Is my landlord responsible for enforcing physical distancing?
During the COVID-19 emergency, there are special rules everyone must follow to help slow the spread of infection. These rules include not having any social gatherings and keeping at least 2 metres away from people who are not in the same household while in public places. This is called “social distancing” or “physical distancing”. And some people are required to self-isolate or quarantine for a certain amount of time by staying in their homes and not having visitors.
These rules can be enforced by officers, as well as police and provincial health authorities.
Landlords don’t have authority to enforce the law. But they can:
- report tenants who break the law, and
- apply to the to tenants who break the law or endanger others.
Landlords must also follow the rules about physical distancing themselves and do whatever they can to help their tenants follow the rules.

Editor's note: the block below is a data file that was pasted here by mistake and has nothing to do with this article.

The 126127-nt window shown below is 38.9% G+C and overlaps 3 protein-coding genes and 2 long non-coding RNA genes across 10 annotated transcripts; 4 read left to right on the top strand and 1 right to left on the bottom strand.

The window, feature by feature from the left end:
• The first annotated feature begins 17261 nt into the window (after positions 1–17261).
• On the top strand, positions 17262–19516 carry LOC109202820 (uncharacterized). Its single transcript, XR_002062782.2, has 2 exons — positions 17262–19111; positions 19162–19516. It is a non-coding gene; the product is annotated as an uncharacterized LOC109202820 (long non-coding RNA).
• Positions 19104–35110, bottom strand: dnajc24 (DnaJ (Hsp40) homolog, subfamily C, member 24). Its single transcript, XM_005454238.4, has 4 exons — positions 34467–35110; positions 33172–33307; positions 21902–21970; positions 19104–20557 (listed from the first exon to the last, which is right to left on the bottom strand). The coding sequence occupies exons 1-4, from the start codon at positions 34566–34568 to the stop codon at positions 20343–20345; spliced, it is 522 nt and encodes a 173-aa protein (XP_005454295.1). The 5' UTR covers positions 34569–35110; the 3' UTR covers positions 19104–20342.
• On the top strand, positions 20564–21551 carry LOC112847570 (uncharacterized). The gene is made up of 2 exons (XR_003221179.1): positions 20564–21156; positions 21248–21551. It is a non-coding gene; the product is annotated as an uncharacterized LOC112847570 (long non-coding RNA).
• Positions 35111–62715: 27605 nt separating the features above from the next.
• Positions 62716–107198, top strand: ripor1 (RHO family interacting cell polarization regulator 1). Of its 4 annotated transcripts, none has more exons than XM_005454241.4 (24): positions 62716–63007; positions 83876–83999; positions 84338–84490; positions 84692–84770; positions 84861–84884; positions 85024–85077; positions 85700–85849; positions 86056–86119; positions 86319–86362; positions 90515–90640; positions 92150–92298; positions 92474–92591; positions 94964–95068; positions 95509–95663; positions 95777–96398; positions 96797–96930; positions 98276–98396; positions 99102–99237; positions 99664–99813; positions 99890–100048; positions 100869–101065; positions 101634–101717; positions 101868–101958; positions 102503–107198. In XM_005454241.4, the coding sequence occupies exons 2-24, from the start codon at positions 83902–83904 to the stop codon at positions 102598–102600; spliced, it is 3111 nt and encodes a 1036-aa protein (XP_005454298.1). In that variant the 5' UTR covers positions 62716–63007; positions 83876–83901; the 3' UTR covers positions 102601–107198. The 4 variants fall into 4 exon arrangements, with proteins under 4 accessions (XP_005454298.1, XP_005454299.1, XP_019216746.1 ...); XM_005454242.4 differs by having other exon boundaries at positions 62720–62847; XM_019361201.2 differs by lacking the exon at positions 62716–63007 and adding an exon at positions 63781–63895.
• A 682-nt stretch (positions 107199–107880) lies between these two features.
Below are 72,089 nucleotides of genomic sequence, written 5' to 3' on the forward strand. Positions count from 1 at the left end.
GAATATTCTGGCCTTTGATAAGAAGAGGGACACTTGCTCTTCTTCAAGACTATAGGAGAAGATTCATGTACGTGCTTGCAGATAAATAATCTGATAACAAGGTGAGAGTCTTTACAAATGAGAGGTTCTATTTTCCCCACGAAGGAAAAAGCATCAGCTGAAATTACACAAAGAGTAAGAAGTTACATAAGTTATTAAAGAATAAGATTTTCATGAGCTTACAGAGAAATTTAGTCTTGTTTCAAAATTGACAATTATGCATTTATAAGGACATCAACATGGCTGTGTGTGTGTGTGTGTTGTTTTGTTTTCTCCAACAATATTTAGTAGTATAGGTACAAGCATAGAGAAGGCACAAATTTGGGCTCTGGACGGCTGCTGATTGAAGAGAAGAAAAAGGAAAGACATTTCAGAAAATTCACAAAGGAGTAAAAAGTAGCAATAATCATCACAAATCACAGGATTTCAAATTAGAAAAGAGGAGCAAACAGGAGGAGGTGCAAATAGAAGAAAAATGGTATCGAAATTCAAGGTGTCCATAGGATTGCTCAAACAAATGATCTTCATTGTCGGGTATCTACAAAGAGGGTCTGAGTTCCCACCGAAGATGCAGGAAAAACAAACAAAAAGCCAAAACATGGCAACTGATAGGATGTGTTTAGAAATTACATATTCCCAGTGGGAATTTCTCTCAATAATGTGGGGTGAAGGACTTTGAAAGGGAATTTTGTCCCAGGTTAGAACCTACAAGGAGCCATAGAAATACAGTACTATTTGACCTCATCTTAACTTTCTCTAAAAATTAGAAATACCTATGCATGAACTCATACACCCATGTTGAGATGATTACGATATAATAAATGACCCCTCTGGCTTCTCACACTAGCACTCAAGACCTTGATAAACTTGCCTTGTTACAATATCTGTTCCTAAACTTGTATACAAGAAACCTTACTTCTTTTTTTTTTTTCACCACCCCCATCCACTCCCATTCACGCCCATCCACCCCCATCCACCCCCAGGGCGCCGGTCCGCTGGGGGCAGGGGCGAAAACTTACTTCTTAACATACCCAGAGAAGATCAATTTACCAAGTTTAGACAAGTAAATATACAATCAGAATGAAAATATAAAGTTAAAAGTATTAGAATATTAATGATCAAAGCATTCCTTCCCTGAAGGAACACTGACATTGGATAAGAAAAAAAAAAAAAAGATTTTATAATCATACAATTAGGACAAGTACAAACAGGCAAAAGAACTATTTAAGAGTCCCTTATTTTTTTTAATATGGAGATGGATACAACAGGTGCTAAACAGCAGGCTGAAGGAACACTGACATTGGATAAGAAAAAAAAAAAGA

For example, landlords could post signs to let people know how to maintain physical distancing on elevators and in common areas like laundry rooms. Landlords could also close non-essential common areas where it is hard for people to maintain physical separation, like lobby sitting areas and bathrooms.
In apartment buildings, property managers or superintendents could provide a way for the building to accept deliveries of food, medications, or other essential goods. This can help reduce the number of outside trips tenants have to take and the number of delivery people moving through the building.
For information about whether your landlord can show your place to a possible renter or buyer, read the question: Can my landlord show my place during the pandemic?
Landlords always have a responsibility to make sure their buildings meet the standards for health, safety, housing and maintenance. During the COVID-19 emergency, this means they may have to do more than usual.